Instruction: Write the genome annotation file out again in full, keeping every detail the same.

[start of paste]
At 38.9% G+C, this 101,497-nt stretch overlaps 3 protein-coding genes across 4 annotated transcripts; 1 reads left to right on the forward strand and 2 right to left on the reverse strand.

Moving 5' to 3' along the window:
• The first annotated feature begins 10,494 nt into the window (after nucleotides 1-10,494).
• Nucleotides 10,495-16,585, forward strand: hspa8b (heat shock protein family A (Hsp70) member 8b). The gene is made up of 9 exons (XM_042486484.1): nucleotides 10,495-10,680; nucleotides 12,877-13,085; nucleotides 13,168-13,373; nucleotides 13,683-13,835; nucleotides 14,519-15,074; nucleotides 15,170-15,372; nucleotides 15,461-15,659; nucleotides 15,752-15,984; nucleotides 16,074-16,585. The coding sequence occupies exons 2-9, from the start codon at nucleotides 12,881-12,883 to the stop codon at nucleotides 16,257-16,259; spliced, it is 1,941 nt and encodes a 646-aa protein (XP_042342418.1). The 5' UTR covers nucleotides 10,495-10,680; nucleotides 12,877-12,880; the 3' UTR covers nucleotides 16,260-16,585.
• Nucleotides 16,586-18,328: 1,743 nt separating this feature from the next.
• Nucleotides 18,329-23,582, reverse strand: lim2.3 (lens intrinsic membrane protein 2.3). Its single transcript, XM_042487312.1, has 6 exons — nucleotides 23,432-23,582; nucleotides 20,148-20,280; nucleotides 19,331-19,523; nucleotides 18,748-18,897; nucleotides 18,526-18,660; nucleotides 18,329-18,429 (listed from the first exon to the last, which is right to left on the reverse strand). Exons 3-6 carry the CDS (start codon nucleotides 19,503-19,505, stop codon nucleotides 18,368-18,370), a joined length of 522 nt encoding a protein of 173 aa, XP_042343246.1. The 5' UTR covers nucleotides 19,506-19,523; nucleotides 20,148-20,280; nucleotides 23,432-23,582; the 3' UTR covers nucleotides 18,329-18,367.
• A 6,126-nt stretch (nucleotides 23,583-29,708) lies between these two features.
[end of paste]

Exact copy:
At 38.9% G+C, this 101,497-nt stretch overlaps 3 protein-coding genes across 4 annotated transcripts; 1 reads left to right on the forward strand and 2 right to left on the reverse strand.

Moving 5' to 3' along the window:
• The first annotated feature begins 10,494 nt into the window (after nucleotides 1-10,494).
• Nucleotides 10,495-16,585, forward strand: hspa8b (heat shock protein family A (Hsp70) member 8b). The gene is made up of 9 exons (XM_042486484.1): nucleotides 10,495-10,680; nucleotides 12,877-13,085; nucleotides 13,168-13,373; nucleotides 13,683-13,835; nucleotides 14,519-15,074; nucleotides 15,170-15,372; nucleotides 15,461-15,659; nucleotides 15,752-15,984; nucleotides 16,074-16,585. The coding sequence occupies exons 2-9, from the start codon at nucleotides 12,881-12,883 to the stop codon at nucleotides 16,257-16,259; spliced, it is 1,941 nt and encodes a 646-aa protein (XP_042342418.1). The 5' UTR covers nucleotides 10,495-10,680; nucleotides 12,877-12,880; the 3' UTR covers nucleotides 16,260-16,585.
• Nucleotides 16,586-18,328: 1,743 nt separating this feature from the next.
• Nucleotides 18,329-23,582, reverse strand: lim2.3 (lens intrinsic membrane protein 2.3). Its single transcript, XM_042487312.1, has 6 exons — nucleotides 23,432-23,582; nucleotides 20,148-20,280; nucleotides 19,331-19,523; nucleotides 18,748-18,897; nucleotides 18,526-18,660; nucleotides 18,329-18,429 (listed from the first exon to the last, which is right to left on the reverse strand). Exons 3-6 carry the CDS (start codon nucleotides 19,503-19,505, stop codon nucleotides 18,368-18,370), a joined length of 522 nt encoding a protein of 173 aa, XP_042343246.1. The 5' UTR covers nucleotides 19,506-19,523; nucleotides 20,148-20,280; nucleotides 23,432-23,582; the 3' UTR covers nucleotides 18,329-18,367.
• A 6,126-nt stretch (nucleotides 23,583-29,708) lies between these two features.